And, of course, taking pulse on the measure of all measures, the key words “Harry Potter” fed to a World Wide Web search engine will yield as many as 767 fan clubs filled with information on pressing questions like, “Will Harry develop an interest in — yuck — girls?”

        Some sites discourage parents from buying Potter books and movie tickets because of what they consider to be sinister, violent and un-Christian themes. The term “black magic” pops up often.

        Richard Abanes, author of Harry Potter and the Bible: The menace behind the Magick, told the Associated Press he sees real-world occult parallels in the fictional story. “The books present astrology, numerology mediumship, crystal gazing,” he says. “... And kids like to copy.”

        Rebecca Borah, an assistant professor of English at the University of Cincinnati, asked a class of sophomores to research Potter Web sites for a course on censorship in literature and the arts.

        After reading some of the books and considering what their critics had to say, most of them, she says, became Harry fans.

        So did she.

        “I don't find anything whatsoever wrong,” she says. “Anything that encourages kids to read is wonderful. Especially boys. It's difficult to get young men to read.”

        Still, she says, “Fundamental Christians would probably have problems with Harry not going to church every Sunday.” And, “Some of it is too scary for some readers.” Younger children probably shouldn't read ahead to the third and fourth books without parental guidance, she said, because of death and violence themes.

        As for the movie, Ms. Borah has her ticket for 6:30 p.m. today.

        Whatever the reactions, the movie hype is cast, and the more newspapers and magazines appear to nay-say commercialization, the better it works.

        “Nothing compares to Harry Potter” books and the hoopla surrounding them, says Nora Rawlinson, editor in chief at Publishers Weekly, New York. “It's the biggest international best-seller ever.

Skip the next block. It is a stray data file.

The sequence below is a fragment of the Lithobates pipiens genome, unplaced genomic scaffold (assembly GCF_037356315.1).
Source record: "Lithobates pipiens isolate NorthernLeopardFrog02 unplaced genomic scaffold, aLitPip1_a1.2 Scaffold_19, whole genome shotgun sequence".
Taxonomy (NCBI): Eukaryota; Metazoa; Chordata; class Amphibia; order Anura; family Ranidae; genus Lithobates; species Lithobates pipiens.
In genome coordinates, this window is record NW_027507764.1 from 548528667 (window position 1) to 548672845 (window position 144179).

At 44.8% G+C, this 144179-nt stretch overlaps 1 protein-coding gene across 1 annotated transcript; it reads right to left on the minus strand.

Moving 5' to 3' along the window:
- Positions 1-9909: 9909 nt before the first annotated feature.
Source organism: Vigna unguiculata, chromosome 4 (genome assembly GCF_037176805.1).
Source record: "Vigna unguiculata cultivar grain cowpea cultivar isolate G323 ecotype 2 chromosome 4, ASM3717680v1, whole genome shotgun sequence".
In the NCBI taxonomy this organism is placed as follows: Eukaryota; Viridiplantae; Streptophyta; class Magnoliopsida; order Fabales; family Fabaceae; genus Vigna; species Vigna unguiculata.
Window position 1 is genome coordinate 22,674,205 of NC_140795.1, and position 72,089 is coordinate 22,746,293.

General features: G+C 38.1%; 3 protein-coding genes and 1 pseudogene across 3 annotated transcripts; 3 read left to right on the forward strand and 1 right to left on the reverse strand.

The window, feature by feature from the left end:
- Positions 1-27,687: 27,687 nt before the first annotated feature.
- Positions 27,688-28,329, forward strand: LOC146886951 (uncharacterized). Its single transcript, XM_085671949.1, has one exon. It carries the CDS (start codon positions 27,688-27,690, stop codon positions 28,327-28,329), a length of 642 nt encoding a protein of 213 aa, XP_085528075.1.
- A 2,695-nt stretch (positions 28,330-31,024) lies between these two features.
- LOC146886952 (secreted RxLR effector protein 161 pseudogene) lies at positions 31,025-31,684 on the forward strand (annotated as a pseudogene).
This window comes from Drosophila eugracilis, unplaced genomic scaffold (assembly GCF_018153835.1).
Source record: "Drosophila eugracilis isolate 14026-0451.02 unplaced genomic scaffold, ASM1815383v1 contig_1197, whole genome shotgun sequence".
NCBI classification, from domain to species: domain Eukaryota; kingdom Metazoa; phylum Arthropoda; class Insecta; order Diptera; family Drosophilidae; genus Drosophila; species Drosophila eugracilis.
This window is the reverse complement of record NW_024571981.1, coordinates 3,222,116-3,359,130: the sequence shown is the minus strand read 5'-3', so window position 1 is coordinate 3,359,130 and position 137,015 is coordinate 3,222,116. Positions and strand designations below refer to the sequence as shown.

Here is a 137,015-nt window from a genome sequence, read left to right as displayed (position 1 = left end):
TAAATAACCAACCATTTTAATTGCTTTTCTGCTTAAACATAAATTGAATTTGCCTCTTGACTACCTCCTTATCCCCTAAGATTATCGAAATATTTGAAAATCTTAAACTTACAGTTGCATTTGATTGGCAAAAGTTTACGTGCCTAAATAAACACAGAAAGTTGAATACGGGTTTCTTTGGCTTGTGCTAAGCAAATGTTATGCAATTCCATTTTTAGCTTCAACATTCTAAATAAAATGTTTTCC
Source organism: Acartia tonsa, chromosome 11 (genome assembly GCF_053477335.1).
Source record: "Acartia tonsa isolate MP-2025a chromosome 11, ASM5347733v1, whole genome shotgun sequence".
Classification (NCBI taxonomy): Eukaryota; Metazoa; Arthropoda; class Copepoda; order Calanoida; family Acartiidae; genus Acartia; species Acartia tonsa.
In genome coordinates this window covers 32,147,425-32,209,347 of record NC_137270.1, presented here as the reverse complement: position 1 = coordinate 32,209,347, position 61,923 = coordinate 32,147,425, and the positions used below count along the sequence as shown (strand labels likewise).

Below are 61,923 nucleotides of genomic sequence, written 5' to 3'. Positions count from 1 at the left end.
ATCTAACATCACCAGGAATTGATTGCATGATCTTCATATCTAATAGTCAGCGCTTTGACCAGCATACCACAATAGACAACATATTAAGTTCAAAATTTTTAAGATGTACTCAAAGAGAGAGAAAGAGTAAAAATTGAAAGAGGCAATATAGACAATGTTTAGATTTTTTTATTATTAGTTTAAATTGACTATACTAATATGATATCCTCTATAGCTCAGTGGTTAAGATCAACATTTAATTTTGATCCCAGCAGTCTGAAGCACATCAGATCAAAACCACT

“You could teach a whole course on publishing using Harry Potter as an illustration. It raised questions about the speed of translation, territorial rights and the Internet, not to mention Americans' view of what kids will read.”

        Earlier assumptions in the publishing industry held that children's books from the United Kingdom can't succeed in the United States.

        A new survey shows that nearly 70 percent of children who read a Harry Potter book said it had encouraged them to read other books.

        That seems to be the case with 11-year-old Taylor Becker, whose mom, Jennifer, created a 10-foot, floor-to-ceiling Hogwart's wall in his upstairs bedroom.

        “He was not a particularly good reader before Harry Potter,” she says.

        And, “At first, I didn't like them,” he says, referring to the early Potter installments.

        But now his bookcase headboard is stuffed with books, and the wall behind it imitates the Gothic bouldered wall and arched doors he had imagined while reading the books and listening to them on tape. In a corner, Harry and pal Ron Weasley stand in acrylic glory under an “invisibility cloak.”

        Mrs. Becker, an account representative for United Health Care and lifetime art student, added dimension to the project with a 4-inch wooden doorknob, actual glasses affixed to Harry's face, and an electric lantern mounted to the wall.

       Margaret McGurk and Ann Hicks of the
Enquirer contributed to this report.